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3

I like to start with one shots and low-commitment games.* It's a chance to play and try out a few different styles of game, and get a chance to make connections, feel each other out, and talk about what kinds of play you like. It also becomes a chance to see which players are dead set on one style of play, or have boundary issues and want everything ...


2

The best tool is the game itself Before the first session but after the GM's interviewed potential new players, confirmed none are obvious sociopaths, determined some players' likes and dislikes, and informed players of some of his likes and dislikes, the GM should make available electronically background information necessary to participate effectively in ...


1

Get to know one another, then draft a Social Contract Introduce yourself. Tell the group who you are, what you do, how you came to be a GM, why you are interested in GMing for a group of players, and the expectations that you have for the game. Once your players get to know you, have the players do the same thing. Build the bonds of friendship and get to ...


25

Let people talk While experienced groups often have a rule that says "keep out-of-characters banter to a minimum", that can go out the window for a fresh group of strangers. Give people chances to chat. That means keeping a big gap between "everyone is here" and "let's start the game", so people can get to know each other. It also means pausing the game for ...


9

When I'm in this situation, I just wanna talk with my players, ask some basic questions, and listen carefully. First, I gotta make sure I schedule time for this. The orientation discussion should never feel rushed because it's eating into gameplay time. I have great success with pre-game rituals and this can set precedent for them if you want. I've got a ...


-3

What do you mean you can't run a silly Chthulhu plot? Please consult IOU (Illuminati "You are not cleared to know what the O stands for" University), also from Gurps. An ancient tome of evil that speaks with the voice of Dr. Ruth and advises the players to do unspeakable things to improve their sex lives? An object that warps the very fabric of reality by ...


2

Plan a single, coherent session that has the tone you want. Treat this a trial run session and be ready to either forge ahead with your horror plot, or let this fall by the wayside. After the session is over, talk with your players and ask how they felt about the session. Did they enjoy it? Would they be happy if the chronicle as a whole moved in that ...


3

Just Start It Start introducing the new stuff - slowly - and see how the players react. This is similar to Erik's suggestion, but the main difference is that rather than dropping just hints about the new tone, you instead simply start to move the game in that direction, complete with appropriate plot elements, characters, and narration style. Narration ...


11

Hint it and measure enthousiasm The general approach I take when I'm not sure what my players like, or whether they'd enjoy a specific thing, is to hint to it during the session and see if they bite. This works best in an open world or if you've already taught your players that they can say "no" and the story will go on, but even if they're used to being ...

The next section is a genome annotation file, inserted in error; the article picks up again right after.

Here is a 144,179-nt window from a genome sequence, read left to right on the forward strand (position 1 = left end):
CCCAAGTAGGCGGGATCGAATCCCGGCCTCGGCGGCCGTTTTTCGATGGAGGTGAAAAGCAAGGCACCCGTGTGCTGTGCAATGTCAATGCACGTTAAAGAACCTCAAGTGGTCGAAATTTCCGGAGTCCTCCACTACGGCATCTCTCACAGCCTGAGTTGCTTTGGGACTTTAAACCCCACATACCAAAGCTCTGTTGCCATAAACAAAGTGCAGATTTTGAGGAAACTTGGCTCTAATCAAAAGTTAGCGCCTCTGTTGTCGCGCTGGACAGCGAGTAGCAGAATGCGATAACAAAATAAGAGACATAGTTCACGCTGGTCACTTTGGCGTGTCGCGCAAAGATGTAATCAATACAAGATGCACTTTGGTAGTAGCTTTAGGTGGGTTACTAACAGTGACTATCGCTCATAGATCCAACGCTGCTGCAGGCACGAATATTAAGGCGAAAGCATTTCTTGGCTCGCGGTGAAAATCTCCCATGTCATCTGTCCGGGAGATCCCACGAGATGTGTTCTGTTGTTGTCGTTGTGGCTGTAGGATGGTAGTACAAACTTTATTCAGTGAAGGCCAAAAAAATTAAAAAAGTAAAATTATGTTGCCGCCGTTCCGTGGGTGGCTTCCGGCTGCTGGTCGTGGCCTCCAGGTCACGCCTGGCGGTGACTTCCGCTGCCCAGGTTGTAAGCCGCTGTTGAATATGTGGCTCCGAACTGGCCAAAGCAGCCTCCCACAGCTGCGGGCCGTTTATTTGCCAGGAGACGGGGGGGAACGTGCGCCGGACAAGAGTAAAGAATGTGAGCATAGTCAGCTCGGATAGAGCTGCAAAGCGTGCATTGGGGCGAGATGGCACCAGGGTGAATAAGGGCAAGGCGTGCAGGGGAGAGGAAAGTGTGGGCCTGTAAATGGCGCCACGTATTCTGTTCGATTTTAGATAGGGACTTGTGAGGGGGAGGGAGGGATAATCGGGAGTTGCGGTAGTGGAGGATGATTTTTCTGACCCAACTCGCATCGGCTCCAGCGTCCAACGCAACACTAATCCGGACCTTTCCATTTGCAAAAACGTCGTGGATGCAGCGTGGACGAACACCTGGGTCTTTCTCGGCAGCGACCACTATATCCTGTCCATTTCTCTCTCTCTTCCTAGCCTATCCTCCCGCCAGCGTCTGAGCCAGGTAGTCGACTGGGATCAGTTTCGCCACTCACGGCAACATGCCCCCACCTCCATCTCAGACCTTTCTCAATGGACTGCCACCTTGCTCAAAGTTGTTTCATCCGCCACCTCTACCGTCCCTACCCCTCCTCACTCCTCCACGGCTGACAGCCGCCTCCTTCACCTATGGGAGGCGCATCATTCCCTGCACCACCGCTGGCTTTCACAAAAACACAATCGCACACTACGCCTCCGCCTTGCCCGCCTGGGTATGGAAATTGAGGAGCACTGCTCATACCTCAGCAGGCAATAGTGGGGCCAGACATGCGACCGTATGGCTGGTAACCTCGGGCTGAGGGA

1

What I'd suggest is, omitting actual details, discuss with your players whether they'd be open to a tone change to a "more serious, horror-oriented story arc." That would leave things open for you to revert to your existing semi-silly tone afterward, depending on reaction, but be sure they're on board for the kind of change you're considering -- and not ...


0

I found that going to the local comic book store was the best place to get info because well.. that was the game store :) Just talking to the employees gave excellent feedback as to who plays what game. I almost joined a group in progress but at the time it seemed too exclusive. For me... It was the group of friends I already associated with that ended up ...


5

This isn't your problem. You see him doing something “wrong,” but it's not causing you a problem. The people who get to decide if this is a problem or not are the other players in the group, who are coordinating their characters with his. It's their right and responsibility to judge whether this warden is dead weight or just fine. If there's a problem, you ...


6

Since you said he is an old friend, maybe he just don't know exactly what a defender is supposed to do (Put the monsters on a hard choice between attacking someone who have better defenses, or take a harsh punishment), and instead tried to make a "tank" as defined by the previous editions (Have a huge AC, have a ton of HP) and expecting the monsters to ...


0

As stated in a different answere, there is no way to completely avoid conflict. But you could do a pair of things that might help him understand your point of view. First, don't be confrontational. Wait for a good moment to speak to him, like outside sessions (otherwise you'd spend everyone's valuable game time) and ask him: "Ok, you've made this character ...


2

"how can I tell him that the character isn't filling the defender role in any real capacity without causing any conflict?" You can't. He thinks a thing, and he wants to think it, and you want to tell him he's wrong. That's necessarily a conflict, and there isn't really anything good you can do about that if you want him to change his behavior/change his ...


4

There are two questions you need to ask yourself: Are his actions negatively influencing the party? Is the player having fun? For the first: is the party capable of dealing enough damage to enemies they are not in constant danger of a total party kill? And is this a problem in the long run, on higher levels? If in both cases the answer is no, then there ...



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